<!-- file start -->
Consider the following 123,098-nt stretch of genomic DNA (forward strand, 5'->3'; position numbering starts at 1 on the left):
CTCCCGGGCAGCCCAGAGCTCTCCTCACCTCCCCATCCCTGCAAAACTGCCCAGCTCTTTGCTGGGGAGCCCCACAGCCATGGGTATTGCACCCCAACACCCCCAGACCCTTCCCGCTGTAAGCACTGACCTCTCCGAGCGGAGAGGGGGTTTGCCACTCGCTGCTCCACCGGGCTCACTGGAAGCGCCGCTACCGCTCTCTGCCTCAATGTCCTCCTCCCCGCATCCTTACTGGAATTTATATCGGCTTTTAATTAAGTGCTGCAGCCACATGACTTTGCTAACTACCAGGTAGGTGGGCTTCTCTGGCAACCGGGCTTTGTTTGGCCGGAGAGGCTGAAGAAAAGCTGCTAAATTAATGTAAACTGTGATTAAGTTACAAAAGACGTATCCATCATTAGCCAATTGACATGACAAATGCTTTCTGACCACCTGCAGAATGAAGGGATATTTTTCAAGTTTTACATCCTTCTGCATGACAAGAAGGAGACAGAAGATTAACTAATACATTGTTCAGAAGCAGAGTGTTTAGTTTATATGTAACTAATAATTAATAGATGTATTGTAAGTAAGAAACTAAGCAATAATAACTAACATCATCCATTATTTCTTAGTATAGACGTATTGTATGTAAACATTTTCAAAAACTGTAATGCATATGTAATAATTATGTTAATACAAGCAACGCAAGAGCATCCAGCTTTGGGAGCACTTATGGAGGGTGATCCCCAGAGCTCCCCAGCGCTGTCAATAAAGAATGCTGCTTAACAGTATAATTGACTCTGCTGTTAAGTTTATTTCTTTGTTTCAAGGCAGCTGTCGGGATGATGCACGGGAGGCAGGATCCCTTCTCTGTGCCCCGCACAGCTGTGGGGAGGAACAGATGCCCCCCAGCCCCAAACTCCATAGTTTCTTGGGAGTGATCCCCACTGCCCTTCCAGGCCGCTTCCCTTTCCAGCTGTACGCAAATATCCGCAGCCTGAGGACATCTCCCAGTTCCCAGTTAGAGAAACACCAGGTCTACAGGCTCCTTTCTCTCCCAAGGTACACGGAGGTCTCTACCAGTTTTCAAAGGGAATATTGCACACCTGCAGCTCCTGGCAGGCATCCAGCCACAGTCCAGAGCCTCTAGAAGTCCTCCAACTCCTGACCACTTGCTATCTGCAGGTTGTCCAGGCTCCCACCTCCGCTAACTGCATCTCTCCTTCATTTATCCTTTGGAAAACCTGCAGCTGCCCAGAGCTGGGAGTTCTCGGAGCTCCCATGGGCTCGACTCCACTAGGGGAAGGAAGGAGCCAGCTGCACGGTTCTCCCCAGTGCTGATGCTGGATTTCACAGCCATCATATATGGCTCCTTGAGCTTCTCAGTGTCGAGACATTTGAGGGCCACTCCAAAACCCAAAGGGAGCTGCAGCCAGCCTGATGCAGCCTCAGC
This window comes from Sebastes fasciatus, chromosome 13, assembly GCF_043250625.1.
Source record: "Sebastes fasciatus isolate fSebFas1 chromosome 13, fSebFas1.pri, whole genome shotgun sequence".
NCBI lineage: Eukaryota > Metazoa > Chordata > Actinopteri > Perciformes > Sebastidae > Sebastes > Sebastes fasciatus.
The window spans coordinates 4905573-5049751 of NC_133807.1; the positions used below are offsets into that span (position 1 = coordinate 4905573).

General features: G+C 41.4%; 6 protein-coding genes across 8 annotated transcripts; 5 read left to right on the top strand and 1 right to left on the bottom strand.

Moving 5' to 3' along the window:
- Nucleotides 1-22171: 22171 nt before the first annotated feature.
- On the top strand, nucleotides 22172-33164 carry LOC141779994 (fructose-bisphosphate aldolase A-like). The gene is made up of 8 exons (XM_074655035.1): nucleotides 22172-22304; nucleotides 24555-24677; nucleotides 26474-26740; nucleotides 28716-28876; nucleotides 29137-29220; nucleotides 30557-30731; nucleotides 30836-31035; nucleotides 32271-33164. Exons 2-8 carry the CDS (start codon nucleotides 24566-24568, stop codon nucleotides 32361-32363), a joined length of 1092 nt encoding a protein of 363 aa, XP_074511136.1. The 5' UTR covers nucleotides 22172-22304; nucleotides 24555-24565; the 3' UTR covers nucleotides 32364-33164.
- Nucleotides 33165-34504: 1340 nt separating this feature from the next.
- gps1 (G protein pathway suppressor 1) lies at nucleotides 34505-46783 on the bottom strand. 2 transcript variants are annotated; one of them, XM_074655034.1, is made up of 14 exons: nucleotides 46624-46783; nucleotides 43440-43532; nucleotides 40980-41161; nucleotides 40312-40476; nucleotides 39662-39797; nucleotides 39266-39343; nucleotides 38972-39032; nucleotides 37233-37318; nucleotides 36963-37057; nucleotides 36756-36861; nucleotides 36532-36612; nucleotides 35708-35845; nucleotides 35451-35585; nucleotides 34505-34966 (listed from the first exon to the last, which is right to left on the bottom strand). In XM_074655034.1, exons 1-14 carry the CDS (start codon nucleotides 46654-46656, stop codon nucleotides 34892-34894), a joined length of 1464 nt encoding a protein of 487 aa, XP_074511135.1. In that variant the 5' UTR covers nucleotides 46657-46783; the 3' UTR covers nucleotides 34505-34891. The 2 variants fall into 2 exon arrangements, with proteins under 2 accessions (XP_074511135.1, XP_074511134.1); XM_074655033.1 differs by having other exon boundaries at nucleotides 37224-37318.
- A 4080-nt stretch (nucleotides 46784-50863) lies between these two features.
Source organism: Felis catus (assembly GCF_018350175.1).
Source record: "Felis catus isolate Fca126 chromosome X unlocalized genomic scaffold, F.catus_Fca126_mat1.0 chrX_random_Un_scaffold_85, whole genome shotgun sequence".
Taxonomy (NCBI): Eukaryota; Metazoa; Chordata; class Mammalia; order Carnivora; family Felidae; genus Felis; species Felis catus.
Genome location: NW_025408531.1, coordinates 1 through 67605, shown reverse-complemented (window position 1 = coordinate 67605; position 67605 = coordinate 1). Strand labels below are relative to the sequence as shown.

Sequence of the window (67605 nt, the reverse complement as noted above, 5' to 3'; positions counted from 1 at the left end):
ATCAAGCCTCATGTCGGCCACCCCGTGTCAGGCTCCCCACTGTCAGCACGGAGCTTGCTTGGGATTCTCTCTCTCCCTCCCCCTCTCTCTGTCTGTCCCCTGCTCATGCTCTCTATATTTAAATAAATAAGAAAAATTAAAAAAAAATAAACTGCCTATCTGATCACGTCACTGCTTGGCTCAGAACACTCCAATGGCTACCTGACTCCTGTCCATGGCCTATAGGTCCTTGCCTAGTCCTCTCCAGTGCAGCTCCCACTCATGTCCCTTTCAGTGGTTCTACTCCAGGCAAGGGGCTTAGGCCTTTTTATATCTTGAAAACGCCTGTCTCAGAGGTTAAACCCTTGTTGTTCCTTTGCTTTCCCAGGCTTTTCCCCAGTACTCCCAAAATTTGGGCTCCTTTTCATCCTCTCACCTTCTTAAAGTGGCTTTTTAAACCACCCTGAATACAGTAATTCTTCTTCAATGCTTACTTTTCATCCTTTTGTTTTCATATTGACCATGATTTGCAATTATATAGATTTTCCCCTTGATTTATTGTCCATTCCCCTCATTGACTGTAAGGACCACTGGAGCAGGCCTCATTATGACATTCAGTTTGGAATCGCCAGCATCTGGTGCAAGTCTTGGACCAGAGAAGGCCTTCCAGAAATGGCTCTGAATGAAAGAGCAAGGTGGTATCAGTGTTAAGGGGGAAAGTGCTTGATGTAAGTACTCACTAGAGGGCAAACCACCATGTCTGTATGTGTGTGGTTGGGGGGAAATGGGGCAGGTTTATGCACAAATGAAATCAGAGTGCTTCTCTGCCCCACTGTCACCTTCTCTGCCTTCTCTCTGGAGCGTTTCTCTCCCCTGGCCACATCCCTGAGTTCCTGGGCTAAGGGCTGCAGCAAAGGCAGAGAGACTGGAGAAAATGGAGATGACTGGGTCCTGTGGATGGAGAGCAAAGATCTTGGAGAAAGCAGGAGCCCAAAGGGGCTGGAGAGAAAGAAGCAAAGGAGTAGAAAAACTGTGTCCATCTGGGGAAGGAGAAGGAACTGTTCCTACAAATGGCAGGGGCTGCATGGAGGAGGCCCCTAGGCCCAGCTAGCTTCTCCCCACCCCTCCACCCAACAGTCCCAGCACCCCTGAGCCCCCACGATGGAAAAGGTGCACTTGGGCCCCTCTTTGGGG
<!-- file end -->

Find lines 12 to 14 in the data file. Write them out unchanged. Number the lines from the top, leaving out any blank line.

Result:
- gps1 (G protein pathway suppressor 1) lies at nucleotides 34505-46783 on the bottom strand. 2 transcript variants are annotated; one of them, XM_074655034.1, is made up of 14 exons: nucleotides 46624-46783; nucleotides 43440-43532; nucleotides 40980-41161; nucleotides 40312-40476; nucleotides 39662-39797; nucleotides 39266-39343; nucleotides 38972-39032; nucleotides 37233-37318; nucleotides 36963-37057; nucleotides 36756-36861; nucleotides 36532-36612; nucleotides 35708-35845; nucleotides 35451-35585; nucleotides 34505-34966 (listed from the first exon to the last, which is right to left on the bottom strand). In XM_074655034.1, exons 1-14 carry the CDS (start codon nucleotides 46654-46656, stop codon nucleotides 34892-34894), a joined length of 1464 nt encoding a protein of 487 aa, XP_074511135.1. In that variant the 5' UTR covers nucleotides 46657-46783; the 3' UTR covers nucleotides 34505-34891. The 2 variants fall into 2 exon arrangements, with proteins under 2 accessions (XP_074511135.1, XP_074511134.1); XM_074655033.1 differs by having other exon boundaries at nucleotides 37224-37318.
- A 4080-nt stretch (nucleotides 46784-50863) lies between these two features.
Source organism: Felis catus (assembly GCF_018350175.1).